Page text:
Day 1, Part 2: Las Caministas
The first day of our “family Camino” took us from Sarria to Portomarìn, a little under 20 km – not a killer, but it got hot for New Englanders/New Yorkers in October.
We separated almost instantly, for the entire day – not the expectation for a family trip.
My brother, Nick, is traveling without a phone but with two thick Brooklyn Public Library books: a travel guide to Spain and an autobiography by Kim Gorden. This makes it tricky at times to coordinate.
But, everyone does their own Camino.
My mom would shoo us off anyway after a few minutes, because she sensed we wanted to go faster – plus she said we have “a lot on our minds” and needed to go at our own pace.
We drifted apart about an hour in. I broke off first and went to a tiny 11th century Romanesque church, where I got my pilgrim passport stamped.
I went to three more churches just like it on the way and in Portomarìn, a lovely hill town…
I stopped midday to eat a perfect ten-euro lunch: salad, grilled hake and salty French fries and vinegar with a big glass of white wine. I ran into my mother, which was amazing because there were hundreds walking the trail. We ate, and then walked together for a bit, then separated again until we met up at our final stop for the day, Portomarìn.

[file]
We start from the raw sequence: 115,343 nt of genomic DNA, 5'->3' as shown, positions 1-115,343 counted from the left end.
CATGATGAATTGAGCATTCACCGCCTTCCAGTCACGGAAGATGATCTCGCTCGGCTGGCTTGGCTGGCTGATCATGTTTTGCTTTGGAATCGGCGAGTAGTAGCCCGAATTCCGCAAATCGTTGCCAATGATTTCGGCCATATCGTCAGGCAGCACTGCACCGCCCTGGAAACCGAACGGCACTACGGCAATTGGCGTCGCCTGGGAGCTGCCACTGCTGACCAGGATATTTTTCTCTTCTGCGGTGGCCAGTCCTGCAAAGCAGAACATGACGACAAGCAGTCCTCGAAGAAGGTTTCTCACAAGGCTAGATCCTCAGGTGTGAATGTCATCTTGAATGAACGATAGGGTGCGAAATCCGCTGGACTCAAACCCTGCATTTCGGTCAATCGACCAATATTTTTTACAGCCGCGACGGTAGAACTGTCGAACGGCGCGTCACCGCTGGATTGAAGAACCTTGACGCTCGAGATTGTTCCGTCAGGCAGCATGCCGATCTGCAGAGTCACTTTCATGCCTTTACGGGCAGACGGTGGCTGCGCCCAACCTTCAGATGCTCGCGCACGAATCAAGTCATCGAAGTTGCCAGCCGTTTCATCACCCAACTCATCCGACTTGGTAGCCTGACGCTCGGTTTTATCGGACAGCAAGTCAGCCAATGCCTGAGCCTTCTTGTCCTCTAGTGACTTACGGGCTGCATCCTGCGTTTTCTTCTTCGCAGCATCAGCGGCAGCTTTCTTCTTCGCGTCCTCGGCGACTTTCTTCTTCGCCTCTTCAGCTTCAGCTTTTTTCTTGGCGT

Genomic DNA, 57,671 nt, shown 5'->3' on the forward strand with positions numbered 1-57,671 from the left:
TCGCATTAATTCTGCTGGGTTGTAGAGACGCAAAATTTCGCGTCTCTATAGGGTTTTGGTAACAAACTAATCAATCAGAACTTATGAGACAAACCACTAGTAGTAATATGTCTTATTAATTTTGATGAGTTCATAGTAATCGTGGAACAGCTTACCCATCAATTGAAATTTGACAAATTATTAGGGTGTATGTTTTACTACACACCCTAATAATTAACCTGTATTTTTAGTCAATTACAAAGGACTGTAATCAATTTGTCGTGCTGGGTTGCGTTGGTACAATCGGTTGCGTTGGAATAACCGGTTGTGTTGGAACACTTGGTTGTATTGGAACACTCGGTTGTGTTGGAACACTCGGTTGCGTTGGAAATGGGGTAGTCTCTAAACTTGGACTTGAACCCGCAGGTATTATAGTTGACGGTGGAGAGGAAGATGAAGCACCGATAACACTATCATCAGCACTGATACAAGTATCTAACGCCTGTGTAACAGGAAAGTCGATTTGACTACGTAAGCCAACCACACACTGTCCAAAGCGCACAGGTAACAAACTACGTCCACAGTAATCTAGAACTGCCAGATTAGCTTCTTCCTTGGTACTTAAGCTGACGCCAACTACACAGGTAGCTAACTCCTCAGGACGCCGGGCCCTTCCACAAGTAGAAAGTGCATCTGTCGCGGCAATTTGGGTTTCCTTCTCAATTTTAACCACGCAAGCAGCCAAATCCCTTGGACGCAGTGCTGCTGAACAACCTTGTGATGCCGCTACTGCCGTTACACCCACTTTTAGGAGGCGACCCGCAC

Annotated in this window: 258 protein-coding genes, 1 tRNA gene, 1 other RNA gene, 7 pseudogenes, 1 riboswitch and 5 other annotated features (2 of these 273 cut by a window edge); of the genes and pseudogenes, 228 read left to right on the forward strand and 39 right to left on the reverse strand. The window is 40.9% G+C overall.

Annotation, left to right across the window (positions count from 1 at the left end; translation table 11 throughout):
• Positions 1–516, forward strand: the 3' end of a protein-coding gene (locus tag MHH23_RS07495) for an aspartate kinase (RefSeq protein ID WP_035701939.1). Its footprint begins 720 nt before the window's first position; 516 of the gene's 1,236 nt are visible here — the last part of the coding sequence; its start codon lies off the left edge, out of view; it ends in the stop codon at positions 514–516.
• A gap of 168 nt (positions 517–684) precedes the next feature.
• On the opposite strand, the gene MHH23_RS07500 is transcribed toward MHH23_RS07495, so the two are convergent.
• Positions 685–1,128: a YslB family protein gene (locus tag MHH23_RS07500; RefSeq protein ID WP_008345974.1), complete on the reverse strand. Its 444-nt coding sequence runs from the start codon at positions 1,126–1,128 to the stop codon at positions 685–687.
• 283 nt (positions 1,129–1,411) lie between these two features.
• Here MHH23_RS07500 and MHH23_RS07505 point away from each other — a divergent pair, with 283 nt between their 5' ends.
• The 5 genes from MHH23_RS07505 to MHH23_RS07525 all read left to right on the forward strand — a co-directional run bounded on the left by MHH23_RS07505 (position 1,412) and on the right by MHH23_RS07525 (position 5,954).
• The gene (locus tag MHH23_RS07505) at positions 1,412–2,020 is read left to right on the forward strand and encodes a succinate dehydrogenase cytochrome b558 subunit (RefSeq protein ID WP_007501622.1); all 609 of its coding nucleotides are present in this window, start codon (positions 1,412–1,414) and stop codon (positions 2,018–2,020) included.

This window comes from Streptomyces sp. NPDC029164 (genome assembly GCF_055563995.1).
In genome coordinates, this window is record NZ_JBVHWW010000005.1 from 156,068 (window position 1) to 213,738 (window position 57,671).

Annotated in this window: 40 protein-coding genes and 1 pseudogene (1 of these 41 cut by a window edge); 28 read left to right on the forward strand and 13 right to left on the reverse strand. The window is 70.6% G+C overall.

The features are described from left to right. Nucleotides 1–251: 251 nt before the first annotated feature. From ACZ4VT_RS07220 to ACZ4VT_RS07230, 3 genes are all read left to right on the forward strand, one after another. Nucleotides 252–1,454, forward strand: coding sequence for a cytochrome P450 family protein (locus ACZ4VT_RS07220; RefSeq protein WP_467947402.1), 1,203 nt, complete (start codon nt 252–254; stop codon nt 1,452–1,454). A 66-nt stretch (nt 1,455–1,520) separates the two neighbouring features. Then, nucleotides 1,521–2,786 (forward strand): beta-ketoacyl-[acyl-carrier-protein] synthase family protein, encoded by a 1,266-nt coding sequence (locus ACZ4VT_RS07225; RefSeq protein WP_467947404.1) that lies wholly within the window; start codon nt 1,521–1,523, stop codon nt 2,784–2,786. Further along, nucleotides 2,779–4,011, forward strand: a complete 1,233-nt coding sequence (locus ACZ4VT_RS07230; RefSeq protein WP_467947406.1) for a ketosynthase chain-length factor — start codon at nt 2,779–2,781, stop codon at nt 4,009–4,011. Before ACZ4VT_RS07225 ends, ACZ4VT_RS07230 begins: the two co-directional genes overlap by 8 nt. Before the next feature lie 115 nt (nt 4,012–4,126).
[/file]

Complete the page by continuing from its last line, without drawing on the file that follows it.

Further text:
So what came to us on the way today?
The little things in life really do add up. “This thing won’t weigh much” really does once you cram it all into your pack – and then have to schlep it around. Too many possessions are a burden. The days have a 40-degree temp change, an added packing challenge.
We followed local protocol and left our backpacks with 60 euros cash and our itinerary for the week at a cafe in Sarria near the train – half hoping we would never see them again. Yet, the bags got to our room before we did, and should for the rest of the trip.
The landscape of Galicia features lots of sturdy stone and slate-roofed farmhouses and rolling green farmland lined with stone walls and fences – and forests planted after WWII, I’m guessing.
The trail so far is rocky and treacherous in spots. You have to stay focused on each step and not slip…
The walk felt very familiar, yet not at all at the same time.
My mom and I discovered that we each took a bunch of photos of tiny house-structures with pagoda type slate roofs, wondering what they were. We discussed them over dinner with Nick.
Were they shrines? Bee hives? Grain storage?
My mom knew the answer. On the way, she had asked another pilgrim in Italian, who, after some thought, said in English, “Mice.”
“Why?” Asked my mom.
“Why?” Asked my mom again, thinking, “Who’s going to eat dead mice?”
“For the farm animals,” the man answered.
We wondered over dinner: which animals?
Probably pigs, right?
Maybe that’s why the meat is so tasty here.
We’re heading to Palas de Rei, Palace of Kings, tomorrow. We have a plan to meet at the first cafe, 7 km from the start.